The leadership team have a leadership model to help guide their practice. Developed with Julia Atkin it is designed in the now familiar vision, values, practices circles that many schools are using. What captured me about their model though was the inspiring language in the practices they need to deliver every day. Leaders to:

  • grow capacity
  • collaborative relationship enablers
  • mindset provocateurs
  • strength nurturers

Now, that sounds to me like leadership I would love to work with!

Familiar Tensions

Like us at Hobsonville Point Secondary School and so many other schools reflecting on their practices and looking to improve, they are discussing many of the same tensions.

  • Breadth vs Depth arguments in relation to the curriculum.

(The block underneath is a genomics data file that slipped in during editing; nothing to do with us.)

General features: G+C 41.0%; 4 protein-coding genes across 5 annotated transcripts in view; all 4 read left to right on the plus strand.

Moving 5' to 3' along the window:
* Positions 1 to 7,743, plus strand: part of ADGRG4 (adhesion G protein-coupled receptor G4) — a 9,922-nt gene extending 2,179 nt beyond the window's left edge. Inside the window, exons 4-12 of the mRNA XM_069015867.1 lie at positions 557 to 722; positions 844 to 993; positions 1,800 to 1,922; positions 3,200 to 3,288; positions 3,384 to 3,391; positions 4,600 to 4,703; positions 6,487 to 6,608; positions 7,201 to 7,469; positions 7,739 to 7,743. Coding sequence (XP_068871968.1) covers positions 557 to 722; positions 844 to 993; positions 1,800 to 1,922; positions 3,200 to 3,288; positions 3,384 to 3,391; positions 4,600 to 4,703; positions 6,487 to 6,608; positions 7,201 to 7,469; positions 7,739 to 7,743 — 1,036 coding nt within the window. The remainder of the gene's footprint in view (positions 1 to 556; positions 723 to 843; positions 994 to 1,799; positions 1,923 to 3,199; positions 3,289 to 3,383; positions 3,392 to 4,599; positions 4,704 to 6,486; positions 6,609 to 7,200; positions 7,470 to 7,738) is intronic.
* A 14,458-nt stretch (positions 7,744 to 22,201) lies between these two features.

• Balance between teacher-led and student-led
  • Timetable structures and how restrictive is the timetable for enabling the learning

A Collaborative Future?

Building on these familiar tensions and the shared experiences of being in a new school with it’s constant iterations and search for improvement we discussed ideas of working closer together in future. Individuals between our schools talk to each other but in the interests of continuing to improve our practices it makes sense for us to do so more. Perhaps this is a starting point in collaboration between some of the network of newer schools that have been built in Auckland over the last decade? At the least we have invited some of the Stonefields students up to visit HPSS and engage with our students.

Next Steps For Us?

So, with this all said and done, what are the next steps for us in the Specialised Learning Leaders team and HPSS as a whole?